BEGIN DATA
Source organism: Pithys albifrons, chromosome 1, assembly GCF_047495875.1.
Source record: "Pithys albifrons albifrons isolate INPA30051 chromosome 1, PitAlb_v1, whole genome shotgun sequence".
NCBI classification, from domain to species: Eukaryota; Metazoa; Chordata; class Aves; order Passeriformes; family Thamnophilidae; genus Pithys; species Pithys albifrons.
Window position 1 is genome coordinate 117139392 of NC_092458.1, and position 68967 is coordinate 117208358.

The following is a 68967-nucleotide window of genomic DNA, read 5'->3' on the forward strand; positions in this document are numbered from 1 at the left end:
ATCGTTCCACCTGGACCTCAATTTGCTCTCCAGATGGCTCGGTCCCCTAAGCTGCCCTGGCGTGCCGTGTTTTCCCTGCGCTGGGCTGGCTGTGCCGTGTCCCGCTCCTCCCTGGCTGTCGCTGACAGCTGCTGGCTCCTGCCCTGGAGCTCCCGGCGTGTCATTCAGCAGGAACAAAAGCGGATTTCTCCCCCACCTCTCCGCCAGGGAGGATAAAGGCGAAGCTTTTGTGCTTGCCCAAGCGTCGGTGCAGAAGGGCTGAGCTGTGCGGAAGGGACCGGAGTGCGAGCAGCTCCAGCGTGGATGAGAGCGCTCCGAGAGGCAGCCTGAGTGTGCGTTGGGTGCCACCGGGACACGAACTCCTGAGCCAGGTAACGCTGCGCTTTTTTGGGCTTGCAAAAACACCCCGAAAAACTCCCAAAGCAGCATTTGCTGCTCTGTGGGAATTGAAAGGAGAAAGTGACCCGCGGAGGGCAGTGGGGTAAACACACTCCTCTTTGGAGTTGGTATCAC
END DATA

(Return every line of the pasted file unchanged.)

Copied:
Source organism: Pithys albifrons, chromosome 1, assembly GCF_047495875.1.
Source record: "Pithys albifrons albifrons isolate INPA30051 chromosome 1, PitAlb_v1, whole genome shotgun sequence".
NCBI classification, from domain to species: Eukaryota; Metazoa; Chordata; class Aves; order Passeriformes; family Thamnophilidae; genus Pithys; species Pithys albifrons.
Window position 1 is genome coordinate 117139392 of NC_092458.1, and position 68967 is coordinate 117208358.

The following is a 68967-nucleotide window of genomic DNA, read 5'->3' on the forward strand; positions in this document are numbered from 1 at the left end:
ATCGTTCCACCTGGACCTCAATTTGCTCTCCAGATGGCTCGGTCCCCTAAGCTGCCCTGGCGTGCCGTGTTTTCCCTGCGCTGGGCTGGCTGTGCCGTGTCCCGCTCCTCCCTGGCTGTCGCTGACAGCTGCTGGCTCCTGCCCTGGAGCTCCCGGCGTGTCATTCAGCAGGAACAAAAGCGGATTTCTCCCCCACCTCTCCGCCAGGGAGGATAAAGGCGAAGCTTTTGTGCTTGCCCAAGCGTCGGTGCAGAAGGGCTGAGCTGTGCGGAAGGGACCGGAGTGCGAGCAGCTCCAGCGTGGATGAGAGCGCTCCGAGAGGCAGCCTGAGTGTGCGTTGGGTGCCACCGGGACACGAACTCCTGAGCCAGGTAACGCTGCGCTTTTTTGGGCTTGCAAAAACACCCCGAAAAACTCCCAAAGCAGCATTTGCTGCTCTGTGGGAATTGAAAGGAGAAAGTGACCCGCGGAGGGCAGTGGGGTAAACACACTCCTCTTTGGAGTTGGTATCAC